At the start of their first-ever virtual World Health Assembly (WHA), WHO member states agreed to delay a controversial discussion on granting Taiwan observer status until later in the year.
The agreement came after WHO Director-General Tedros Adhanom Ghebreyesus pledged to launch an independent probe to review the coronavirus pandemic response as soon as possible, and Chinese President Xi Jinping (習近平) announced that China would provide US$2 billion over two years to fight the coronavirus pandemic and its economic fallout.
Despite the US and other members stepping up pressure in recent days, the WHA unanimously agreed to postpone a decision on observer status for Taiwan — a move vehemently opposed by Beijing — to avoid diverting attention from the COVID-19 pandemic.
Photo: AFP / WHO
Tedros had opened the two-day virtual meeting by warning there was still “a long road to travel” before the pandemic is contained, saying that the majority of the world’s population remains susceptible to the virus.
Tedros said the pandemic has exposed critical fault lines between countries that could jeopardize stopping the virus.
“Science has been hailed and scorned, nations have come together as never before and geopolitical divisions have been thrown into sharp relief,” he said.
Photo: AFP / WHO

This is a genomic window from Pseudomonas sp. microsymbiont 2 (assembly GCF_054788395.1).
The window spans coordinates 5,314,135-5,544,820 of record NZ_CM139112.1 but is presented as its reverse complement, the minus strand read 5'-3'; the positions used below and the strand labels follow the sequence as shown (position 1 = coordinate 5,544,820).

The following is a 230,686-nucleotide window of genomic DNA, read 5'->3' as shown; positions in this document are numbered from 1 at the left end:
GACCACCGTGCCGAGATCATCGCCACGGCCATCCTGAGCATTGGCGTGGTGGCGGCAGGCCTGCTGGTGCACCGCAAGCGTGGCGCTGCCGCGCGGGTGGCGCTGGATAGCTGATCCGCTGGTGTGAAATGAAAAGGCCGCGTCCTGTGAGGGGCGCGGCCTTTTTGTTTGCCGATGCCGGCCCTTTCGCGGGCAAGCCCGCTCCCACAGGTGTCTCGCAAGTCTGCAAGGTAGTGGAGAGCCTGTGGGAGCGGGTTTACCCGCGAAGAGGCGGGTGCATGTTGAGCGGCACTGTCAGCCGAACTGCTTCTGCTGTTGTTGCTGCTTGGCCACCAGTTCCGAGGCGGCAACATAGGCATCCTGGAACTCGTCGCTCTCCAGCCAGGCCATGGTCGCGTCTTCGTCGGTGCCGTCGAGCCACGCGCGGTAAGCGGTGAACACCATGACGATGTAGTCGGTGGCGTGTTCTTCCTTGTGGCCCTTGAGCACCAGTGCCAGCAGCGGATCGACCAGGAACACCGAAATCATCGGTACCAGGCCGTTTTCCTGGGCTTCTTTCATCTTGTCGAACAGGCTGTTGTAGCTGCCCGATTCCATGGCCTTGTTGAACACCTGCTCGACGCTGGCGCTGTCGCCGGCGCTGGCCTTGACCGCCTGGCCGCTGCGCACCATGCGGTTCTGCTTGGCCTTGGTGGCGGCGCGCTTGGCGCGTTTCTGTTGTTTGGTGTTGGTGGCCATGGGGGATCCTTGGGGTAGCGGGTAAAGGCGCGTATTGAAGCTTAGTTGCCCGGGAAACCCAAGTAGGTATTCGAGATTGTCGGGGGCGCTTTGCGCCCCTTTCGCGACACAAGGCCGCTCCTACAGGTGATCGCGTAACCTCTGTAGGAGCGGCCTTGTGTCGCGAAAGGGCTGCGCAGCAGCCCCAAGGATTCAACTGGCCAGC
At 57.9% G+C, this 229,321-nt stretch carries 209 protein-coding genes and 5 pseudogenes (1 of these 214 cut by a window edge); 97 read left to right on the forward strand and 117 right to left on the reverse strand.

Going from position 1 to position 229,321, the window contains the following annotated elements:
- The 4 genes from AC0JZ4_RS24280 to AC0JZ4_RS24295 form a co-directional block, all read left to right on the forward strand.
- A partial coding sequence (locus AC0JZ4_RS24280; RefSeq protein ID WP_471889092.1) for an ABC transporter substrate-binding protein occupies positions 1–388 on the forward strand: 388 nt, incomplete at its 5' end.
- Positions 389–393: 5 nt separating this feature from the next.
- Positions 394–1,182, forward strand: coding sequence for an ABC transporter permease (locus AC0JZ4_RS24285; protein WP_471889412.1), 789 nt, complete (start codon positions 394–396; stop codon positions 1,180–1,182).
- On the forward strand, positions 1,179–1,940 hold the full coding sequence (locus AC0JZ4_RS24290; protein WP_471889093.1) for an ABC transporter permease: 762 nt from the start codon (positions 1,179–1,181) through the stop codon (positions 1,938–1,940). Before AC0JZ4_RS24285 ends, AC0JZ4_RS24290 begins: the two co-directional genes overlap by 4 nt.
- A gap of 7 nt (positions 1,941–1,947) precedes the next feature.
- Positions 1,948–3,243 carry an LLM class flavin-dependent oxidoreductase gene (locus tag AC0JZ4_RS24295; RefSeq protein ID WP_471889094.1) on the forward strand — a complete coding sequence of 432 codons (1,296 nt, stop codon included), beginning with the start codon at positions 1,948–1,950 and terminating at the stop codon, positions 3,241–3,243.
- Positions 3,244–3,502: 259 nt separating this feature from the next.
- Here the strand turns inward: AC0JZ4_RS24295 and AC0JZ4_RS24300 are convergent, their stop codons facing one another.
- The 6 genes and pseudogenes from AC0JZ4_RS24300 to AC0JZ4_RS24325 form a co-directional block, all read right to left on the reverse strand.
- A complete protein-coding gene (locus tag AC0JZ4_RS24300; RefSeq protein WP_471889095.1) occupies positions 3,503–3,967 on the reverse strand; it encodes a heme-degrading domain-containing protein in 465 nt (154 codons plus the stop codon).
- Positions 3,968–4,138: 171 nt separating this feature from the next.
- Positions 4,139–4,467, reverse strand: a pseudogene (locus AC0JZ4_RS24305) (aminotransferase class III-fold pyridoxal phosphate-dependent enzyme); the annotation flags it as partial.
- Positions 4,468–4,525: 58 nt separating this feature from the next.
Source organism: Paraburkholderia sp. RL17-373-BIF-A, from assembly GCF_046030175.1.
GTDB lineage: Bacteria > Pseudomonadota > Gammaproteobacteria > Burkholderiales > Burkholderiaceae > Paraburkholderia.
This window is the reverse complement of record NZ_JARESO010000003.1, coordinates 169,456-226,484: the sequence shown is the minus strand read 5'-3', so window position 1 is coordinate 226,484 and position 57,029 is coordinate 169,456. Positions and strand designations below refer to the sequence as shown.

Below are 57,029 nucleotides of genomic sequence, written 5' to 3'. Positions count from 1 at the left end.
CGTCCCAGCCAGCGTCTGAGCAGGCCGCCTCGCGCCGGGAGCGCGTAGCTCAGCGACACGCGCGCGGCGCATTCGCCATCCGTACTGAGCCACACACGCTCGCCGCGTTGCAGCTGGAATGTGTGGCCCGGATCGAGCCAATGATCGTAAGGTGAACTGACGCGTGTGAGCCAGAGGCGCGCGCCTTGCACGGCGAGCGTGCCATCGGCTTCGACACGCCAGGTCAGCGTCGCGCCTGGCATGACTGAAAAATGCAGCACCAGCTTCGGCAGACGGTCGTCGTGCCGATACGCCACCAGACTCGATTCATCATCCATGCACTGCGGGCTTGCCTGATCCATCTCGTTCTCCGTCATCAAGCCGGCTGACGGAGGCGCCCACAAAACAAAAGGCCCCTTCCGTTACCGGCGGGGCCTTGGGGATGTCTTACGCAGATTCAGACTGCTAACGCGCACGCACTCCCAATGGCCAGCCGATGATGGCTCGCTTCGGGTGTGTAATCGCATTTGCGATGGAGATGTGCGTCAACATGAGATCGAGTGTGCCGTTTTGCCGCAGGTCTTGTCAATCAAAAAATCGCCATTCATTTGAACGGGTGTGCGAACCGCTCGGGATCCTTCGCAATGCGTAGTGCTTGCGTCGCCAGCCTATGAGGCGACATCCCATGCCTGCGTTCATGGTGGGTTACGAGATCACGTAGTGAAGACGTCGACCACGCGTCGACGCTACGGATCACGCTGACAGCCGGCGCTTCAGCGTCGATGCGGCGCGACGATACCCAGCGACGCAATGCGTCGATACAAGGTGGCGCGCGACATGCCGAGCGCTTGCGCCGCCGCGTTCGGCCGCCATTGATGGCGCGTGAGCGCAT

The WHO is committed to “transparency, accountability, and continuous improvement,” Tedros said.
The EU’s 27-member bloc and other countries called for an independent evaluation of the WHO’s initial response to the pandemic “to review experience gained and lessons learned.”
The EU resolution proposes that the independent evaluation should be initiated “at the earliest appropriate moment” and should, among other issues, examine “the actions of WHO and their timelines pertaining to the COVID-19 pandemic.”
Tedros said that he welcomed the proposal for an independent evaluation of the global response to COVID-19, including the WHO’s coordinating role.
He also promised to “initiate an independent evaluation at the earliest appropriate moment to review experience gained and lessons learned, and to make recommendations to improve national and global pandemic preparedness and response.”
Xi defended his government’s actions, saying that China had provided all relevant outbreak data to the WHO and other countries, including the virus’ genetic sequence, “in a most timely fashion.”
“We have shared control and treatment experience with the world without reservation,” Xi said. “We have done everything in our power to support and assist countries in need.”
Xi said he also supports the idea of a comprehensive review of the global response to COVID-19.
“This work should be based on science and professionalism, led by WHO and conducted in an objective and impartial manner,” he said.
He said the US$2 billion would be to support COVID-19 response efforts, including economic and social development, particularly in developing countries.
Meanwhile, in her video address, German Chancellor Angela Merkel said countries need to work together to overcome the pandemic.
“No country can solve this problem alone,” she said.
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